I’m feeling a bit depleted today, after running yesterday’s Great Bay Half Marathon in a blistering 2:01:37. I was a complete spazz out there, running at wildly inconsistent paces from mile to mile. There were low moments, moments when I had to repeat to myself over and over, “if you can do childbirth, you can do this.” And indeed, racing and childbirth share much in common: by the end, one feels as if one’s lower body has been hijacked and replaced with completely foreign anatomy. Still, the sense of accomplishment is similar. Mercifully, however, no one handed me a red-faced, slimy, slit-eyed half human at the end of the race. Perhaps because I resembled one myself.
I corralled my sister, my brother-in-law, and my husband into running this thing with me, and we were feeling excellent about the achievement until we got to the front of the “free beer for runners” line to watch the last draft being poured for the jerk ahead of us. We watched with tears in our eyes and broken spirits as the empty kegs were carted off. At that point, it was no longer clear why we had done this to ourselves in the first place.
Aside from the free beer, I often find myself getting asked why I run. Or, more often, told that I am “crazy,” “obsessed,” or that I must be some kind of superhuman. None of which is true, though the first two were fair descriptors for much of my life. First off though, I assure you, one need not be a superhero to run a half marathon. If you doubt this, consider the 75 year old man apparently known as “Noobs” wearing a headband and a neon windbreaker who passed me at mile 9. Also, the plodding Clydesdale of a man whose guts could be heard roiling from some distance away. He finished. And my hat is off to the larger ladies whose athleticism defied credulity and the apparent limits of spandex.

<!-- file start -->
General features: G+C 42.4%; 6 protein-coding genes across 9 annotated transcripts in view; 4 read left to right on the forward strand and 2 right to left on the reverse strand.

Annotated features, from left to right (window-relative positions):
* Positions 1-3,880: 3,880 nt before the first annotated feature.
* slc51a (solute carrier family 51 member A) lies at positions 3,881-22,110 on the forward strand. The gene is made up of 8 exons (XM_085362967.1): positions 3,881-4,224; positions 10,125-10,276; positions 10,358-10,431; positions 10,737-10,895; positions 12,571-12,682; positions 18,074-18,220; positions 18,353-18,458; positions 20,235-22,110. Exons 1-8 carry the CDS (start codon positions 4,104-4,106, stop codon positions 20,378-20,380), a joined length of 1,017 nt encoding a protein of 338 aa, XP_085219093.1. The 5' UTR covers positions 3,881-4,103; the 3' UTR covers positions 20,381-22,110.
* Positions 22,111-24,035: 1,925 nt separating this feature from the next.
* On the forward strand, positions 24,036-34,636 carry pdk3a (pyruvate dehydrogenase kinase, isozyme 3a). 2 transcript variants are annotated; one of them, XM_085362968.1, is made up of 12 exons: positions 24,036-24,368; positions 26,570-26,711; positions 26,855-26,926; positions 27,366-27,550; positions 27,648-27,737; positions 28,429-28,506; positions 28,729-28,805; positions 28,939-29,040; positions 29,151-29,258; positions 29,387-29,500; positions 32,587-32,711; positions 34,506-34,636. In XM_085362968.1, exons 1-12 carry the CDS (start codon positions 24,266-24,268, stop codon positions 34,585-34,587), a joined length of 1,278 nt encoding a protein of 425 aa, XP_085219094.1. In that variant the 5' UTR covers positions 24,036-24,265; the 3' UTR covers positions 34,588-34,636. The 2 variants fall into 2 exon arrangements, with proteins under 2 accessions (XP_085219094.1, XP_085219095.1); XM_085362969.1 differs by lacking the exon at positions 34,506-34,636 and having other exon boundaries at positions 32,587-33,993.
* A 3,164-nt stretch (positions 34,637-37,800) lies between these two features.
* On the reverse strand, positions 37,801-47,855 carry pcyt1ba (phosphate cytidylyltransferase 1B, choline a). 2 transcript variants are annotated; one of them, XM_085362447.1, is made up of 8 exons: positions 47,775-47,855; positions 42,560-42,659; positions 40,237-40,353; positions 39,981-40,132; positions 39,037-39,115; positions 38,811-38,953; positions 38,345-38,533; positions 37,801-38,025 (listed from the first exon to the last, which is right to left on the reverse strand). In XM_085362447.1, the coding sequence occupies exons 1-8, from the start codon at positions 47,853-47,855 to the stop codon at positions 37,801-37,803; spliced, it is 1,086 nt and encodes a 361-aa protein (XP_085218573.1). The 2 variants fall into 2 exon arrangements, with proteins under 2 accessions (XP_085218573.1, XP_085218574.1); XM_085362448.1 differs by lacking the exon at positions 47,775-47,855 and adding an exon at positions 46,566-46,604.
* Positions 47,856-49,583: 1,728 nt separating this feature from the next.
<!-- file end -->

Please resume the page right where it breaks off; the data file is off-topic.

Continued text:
But to the crazy and obsessed claims, I say this: for most of my life, I have been a seething mass of anxiety. I had my first panic attack at age 11 when I feared I wouldn’t finish my styrofoam model monorail for a sixth grade project on superconductors. (I know, sound the nerd alert!) Then, in college, I had what one might term a nervous breakdown–anxiety so continuous and debilitating that I had to leave school for a semester.
Despite that, it wasn’t until I had kids that I decided I needed to get help. I was such a total jerk to them sometimes; I was on a hair trigger and had an unsettling tendency to slap their hands or arms for minor infractions. I headed to Boston University’s Center for Anxiety and Related Disorders (CARD) for an evaluation. The diagnosis: anxiety and obsessive compulsive disorder. My obsessions were pervasive, vivid images of my children being maimed and killed in bizarre and horrific ways. Lawn mowers, pool drains, grain mills (don’t ask me how they would get into a grain mill. They’re young boys. It could happen.) In response to these constant obsessive thoughts, I cleaned and tidied and scrubbed (the compulsive part). My house was always impeccably neat, which was nice, but it flowed from a drive in my mind to order my small part of the world and momentarily dispel the images. It never lasted long.
Now, after learning some thought management techniques at CARD, I am vastly improved. I won’t ever be entirely normal; they made that clear when I was diagnosed. And in addition to the thought techniques, there is running now. I run without headphones, without music, with only my footfalls and ragged breaths in my ears. And I run until I’m too tired to think of the horrors that used to plague me all the time.
So to the people who say I’m obsessed, you’re right. I still work on it everyday. But running isn’t a symptom, it’s a little bit of my cure.